An increasing number of young Chinese are investing their time and money in raising cats

By Li Lin Source:Global Times Published: 2018/1/18 15:48:39

Zhang Ce hanging out with his three cats at home Photo: Courtesy of Zhang Ce

Zhang Ce is a 27-year-old internet product manager and his most valuable possessions are his three cats. He spent 3,000 yuan ($466) on a folded ear cat, 12,000 yuan on an exotic shorthair cat and 32,000 yuan on another exotic shorthair cat. Not only did he spend a large amount of money purchasing his cats, but he also has high monthly expenses. He spends about 3,000 yuan on his fur babies per month, which takes a toll on his overall living expenses.

In January, many pet hospitals, media and organizations jointly released the 2017 White Book of China's Pet Industry. The data showed that there are about 40 million pet cats in China, and the number will increase by 40 percent in three years. Most pet owners were born in the post-80s and 90s, and the report concluded that there are two cat owners among every 10 young people in their 20s and 30s in China.

Also, Taobao recently released a year-end summary on the most popular goods sold on their website.

According to the data, Chinese people spent 8.4 billion yuan on cat-related products in 2017, and every owner's average expenses for their pet reached 7,094 yuan.

"Raising a cat has become a new expensive hobby, and it is even becoming more costly than photography equipment," said Wang Yong, a seller of precious breed cats who owns an online pet product shop.

He told Metropolitan that Chinese young people are spending an increasing sum of money on cats and that there is an increasingly thriving cat product and service market.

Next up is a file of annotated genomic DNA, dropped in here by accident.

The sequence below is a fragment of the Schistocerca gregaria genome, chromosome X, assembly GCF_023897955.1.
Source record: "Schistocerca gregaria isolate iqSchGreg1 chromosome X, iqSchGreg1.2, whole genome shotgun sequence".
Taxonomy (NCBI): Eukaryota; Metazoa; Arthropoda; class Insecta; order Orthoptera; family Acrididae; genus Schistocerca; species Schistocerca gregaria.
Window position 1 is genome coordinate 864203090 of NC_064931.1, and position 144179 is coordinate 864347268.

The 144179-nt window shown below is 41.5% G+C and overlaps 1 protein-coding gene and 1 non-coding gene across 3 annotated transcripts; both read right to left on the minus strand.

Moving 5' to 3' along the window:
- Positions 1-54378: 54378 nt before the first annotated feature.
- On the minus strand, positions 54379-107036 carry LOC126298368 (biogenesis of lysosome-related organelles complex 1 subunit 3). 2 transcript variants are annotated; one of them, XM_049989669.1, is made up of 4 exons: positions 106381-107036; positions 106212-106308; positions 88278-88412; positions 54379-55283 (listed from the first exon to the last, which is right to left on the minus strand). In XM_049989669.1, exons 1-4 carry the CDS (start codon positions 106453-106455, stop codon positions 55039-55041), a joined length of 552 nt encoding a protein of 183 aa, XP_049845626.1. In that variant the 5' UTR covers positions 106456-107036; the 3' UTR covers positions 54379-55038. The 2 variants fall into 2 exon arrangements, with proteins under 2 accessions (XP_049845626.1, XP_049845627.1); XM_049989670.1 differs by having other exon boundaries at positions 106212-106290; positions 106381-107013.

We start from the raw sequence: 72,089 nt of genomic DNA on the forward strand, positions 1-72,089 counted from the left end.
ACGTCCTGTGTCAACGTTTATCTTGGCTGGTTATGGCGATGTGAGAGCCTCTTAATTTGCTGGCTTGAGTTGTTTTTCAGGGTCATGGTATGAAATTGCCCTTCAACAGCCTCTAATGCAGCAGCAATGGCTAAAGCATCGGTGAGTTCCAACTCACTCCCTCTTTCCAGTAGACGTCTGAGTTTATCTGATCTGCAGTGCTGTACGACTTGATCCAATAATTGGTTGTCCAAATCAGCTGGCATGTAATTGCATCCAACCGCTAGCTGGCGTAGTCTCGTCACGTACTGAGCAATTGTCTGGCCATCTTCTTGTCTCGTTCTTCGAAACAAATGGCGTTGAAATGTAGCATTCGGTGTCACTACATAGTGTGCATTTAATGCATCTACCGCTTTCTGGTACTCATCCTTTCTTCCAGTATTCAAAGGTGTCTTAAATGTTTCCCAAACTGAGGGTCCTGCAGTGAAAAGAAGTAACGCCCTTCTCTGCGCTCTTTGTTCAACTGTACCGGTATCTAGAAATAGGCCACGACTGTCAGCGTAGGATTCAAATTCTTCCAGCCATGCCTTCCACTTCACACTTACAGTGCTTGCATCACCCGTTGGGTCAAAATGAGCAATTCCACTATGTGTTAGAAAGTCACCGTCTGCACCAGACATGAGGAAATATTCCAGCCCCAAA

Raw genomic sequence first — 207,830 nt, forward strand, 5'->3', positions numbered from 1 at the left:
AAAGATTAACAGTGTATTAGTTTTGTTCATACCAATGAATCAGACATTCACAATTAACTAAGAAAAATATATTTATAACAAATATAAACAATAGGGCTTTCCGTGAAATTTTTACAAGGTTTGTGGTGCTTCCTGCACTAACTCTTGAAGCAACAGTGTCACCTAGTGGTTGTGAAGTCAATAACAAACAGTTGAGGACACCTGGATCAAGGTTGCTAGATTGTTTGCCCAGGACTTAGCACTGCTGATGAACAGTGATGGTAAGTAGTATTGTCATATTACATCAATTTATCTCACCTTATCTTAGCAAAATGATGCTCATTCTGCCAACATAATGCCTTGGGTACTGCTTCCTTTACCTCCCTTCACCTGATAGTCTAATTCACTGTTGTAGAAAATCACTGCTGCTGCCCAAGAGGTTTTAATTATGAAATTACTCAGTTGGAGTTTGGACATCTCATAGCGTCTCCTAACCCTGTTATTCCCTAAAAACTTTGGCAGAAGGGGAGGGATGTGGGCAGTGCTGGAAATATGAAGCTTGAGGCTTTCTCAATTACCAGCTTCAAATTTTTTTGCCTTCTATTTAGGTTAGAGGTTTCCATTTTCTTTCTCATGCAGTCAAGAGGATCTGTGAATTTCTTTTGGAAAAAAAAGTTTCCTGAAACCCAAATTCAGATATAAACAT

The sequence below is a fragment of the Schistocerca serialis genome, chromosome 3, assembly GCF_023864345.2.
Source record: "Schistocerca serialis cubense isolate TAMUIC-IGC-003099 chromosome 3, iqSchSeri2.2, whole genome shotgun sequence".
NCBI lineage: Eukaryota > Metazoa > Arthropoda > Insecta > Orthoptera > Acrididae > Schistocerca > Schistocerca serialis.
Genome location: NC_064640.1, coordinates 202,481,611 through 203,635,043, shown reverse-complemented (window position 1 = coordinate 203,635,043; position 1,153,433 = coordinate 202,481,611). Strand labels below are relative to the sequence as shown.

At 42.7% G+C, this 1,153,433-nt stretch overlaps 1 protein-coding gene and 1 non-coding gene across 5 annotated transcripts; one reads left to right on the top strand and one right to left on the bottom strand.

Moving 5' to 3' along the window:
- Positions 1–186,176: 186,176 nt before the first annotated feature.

Song Yuxi and her cat Photo: Courtesy of Song Yuxi
 

The nutrition products and cat food Zhang Ce buys for his cats Photo: Courtesy of Zhang Ce

The nutrition products and cat food Zhang Ce buys for his cats Photo: Courtesy of Zhang Ce

Expensive daily care

Zhang said he invested more than regular cat owners because he chose to raise exotic shorthair cats. These kinds of cats are more delicate and require very careful attention and daily care.

"Every morning I get up early and prepare their meal; they eat canned food every day, and I have to blend more than 10 kinds of nutrition powders and refined fish oil into the food," he said.

"After I get home from work, I prepare their dinner. I have frozen rabbit meat, beef, chicken breast, turkey leg and venison in my fridge, and I unfreeze the meat and use a high-speed blender to make meat paste for them."

He only buys imported high-quality canned food from France for his cats, which is 210 yuan for one box of 12 cans. In 2017, he bought about 15 boxes. Also, the dry cat food he buys is 760 yuan per bag and lasts less than two months.

Nutrition products make up the bulk of his expenditure.

"I buy whey protein, casein, Vitamin H, probiotics, WONGs polysaccharide, mineral powders and so on," he said. "Since exotic shorthair cats' eyes are vulnerable and are prone to excessive secretion, I have to buy eye oil, eye drops and eye powder for them and apply it when necessary."

He said since the folded ear cat is prone to having bone sclerosis due to genetic problems, he is careful with its nutrition supplements and feeds it chondroitin to prevent possible bone problems.

Song Yuxi, a Chinese university student studying in Milan, Italy said she understands Zhang. She is also a cat owner who spends a lot on her four-legged creature. Her cat, a hairless Sphinx, also needs meticulous care, which can only be done by spending a large sum of money.

She bought the cat for about 1,000 euros ($1,227) last winter. The cat was in a remote small town in a suburban area of Milan, and it was too cold for the hairless cat to be transported by public transportation, so she hired a driver and drove four hours to pick it up. The fee for the journey was 400 euros.

"I have to create a consistent temperature indoors for Kaki (her cat) because she has no hair and needs my help to keep warm in the winter and stay away from heat in the summer," she said.

She needs to keep the temperature in her home at 22 C in the winter and 27 C in the summer, and she said it makes her electricity fee rather high. In the summer, she pays 100 euros per month for electricity and in the winter 150 euros.